## digitalmars.D.learn - Floating-point Modulus math.fmod

- Fendercaster (43/43) Nov 06 2016 I'm not quite sure if this is the right forum to ask this
- Ilya Yaroshenko (3/11) Nov 07 2016 Python uses 64-bit doubles. You may want to try with `double` and
- Fendercaster (4/16) Nov 07 2016 I'll give it a shot. Since the "real" type usually considers

I'm not quite sure if this is the right forum to ask this question: I've been trying to implement the "floating-point modulus" function from the math library. Equivalently that's what I've tried in Python too. Problem is - the results are different and not even close. Please have a look at both snippets. Maybe someone can help me out: [code = D] import std.math; import std.stdio; immutable real MODULUS = 1e8; real floatModPow(real base, ulong exp, real mod) { real r = 1.0; while (exp) { if (exp & 1) r = fmod(r * base, mod); exp >>= 1; base = fmod(base*base, mod); } return r; } void main() { floatModPow(3.866, 987654321UL, MODULUS).writeln; } [/code] In this case the result is 6.44588e+07. [code = Python] import math MOD = 1e8 def fpmod(b, e, m): r = 1.0 while e: if (e & 1): r = math.fmod(r * b, m) e >>= 1 b = math.fmod(b * b, m) return r print (fpmod(3.866, 987654321, MOD)) [/code] In this case the result is 82031250.0. AFAIK the D.fmod and Python.fmod functions serve the same purpose. What am I missing?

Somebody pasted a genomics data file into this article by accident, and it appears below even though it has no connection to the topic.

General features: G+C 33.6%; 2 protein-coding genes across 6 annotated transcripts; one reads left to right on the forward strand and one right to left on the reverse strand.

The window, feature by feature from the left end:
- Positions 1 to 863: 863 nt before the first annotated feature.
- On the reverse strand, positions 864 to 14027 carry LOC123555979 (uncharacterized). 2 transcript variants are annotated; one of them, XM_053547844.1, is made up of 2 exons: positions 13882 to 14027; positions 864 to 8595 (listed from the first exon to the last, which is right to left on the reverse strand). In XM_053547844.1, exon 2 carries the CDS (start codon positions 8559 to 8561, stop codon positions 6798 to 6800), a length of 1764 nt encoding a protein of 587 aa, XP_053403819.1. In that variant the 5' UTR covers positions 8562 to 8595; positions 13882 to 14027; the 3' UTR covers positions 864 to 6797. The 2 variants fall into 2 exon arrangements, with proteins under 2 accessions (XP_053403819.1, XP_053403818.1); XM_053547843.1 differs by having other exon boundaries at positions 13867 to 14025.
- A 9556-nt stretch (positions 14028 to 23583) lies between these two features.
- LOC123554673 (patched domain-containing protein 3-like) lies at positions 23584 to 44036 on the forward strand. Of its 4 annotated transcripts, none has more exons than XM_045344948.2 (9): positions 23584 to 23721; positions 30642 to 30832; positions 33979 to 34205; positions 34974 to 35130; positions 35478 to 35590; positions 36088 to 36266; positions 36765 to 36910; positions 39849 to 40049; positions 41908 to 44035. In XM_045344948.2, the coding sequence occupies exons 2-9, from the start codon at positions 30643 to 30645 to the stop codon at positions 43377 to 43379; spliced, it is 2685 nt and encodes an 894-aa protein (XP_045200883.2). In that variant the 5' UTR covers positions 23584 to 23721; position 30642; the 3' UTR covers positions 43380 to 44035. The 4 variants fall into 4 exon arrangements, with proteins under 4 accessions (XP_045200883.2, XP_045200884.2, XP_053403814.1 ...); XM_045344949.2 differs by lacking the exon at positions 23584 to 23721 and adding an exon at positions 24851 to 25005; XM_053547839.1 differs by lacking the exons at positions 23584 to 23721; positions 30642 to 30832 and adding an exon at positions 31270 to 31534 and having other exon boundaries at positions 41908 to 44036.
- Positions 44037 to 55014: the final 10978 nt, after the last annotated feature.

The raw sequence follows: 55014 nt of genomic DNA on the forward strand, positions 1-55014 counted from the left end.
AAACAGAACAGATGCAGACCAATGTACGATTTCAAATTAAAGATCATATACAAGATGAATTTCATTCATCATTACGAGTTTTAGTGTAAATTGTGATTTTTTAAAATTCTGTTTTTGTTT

Nov 06 2016

On Sunday, 6 November 2016 at 21:45:28 UTC, Fendercaster wrote:I'm not quite sure if this is the right forum to ask this question: I've been trying to implement the "floating-point modulus" function from the math library. Equivalently that's what I've tried in Python too. Problem is - the results are different and not even close. Please have a look at both snippets. Maybe someone can help me out: [...]Python uses 64-bit doubles. You may want to try with `double` and `core.stdc.tgmath` -- Ilya

Nov 07 2016

On Monday, 7 November 2016 at 09:21:11 UTC, Ilya Yaroshenko wrote:On Sunday, 6 November 2016 at 21:45:28 UTC, Fendercaster wrote:I'll give it a shot. Since the "real" type usually considers 80-bit operands, is the D variant more precise? And which of those two results is correct, if any?I'm not quite sure if this is the right forum to ask this question: I've been trying to implement the "floating-point modulus" function from the math library. Equivalently that's what I've tried in Python too. Problem is - the results are different and not even close. Please have a look at both snippets. Maybe someone can help me out: [...]Python uses 64-bit doubles. You may want to try with `double` and `core.stdc.tgmath` -- Ilya

Nov 07 2016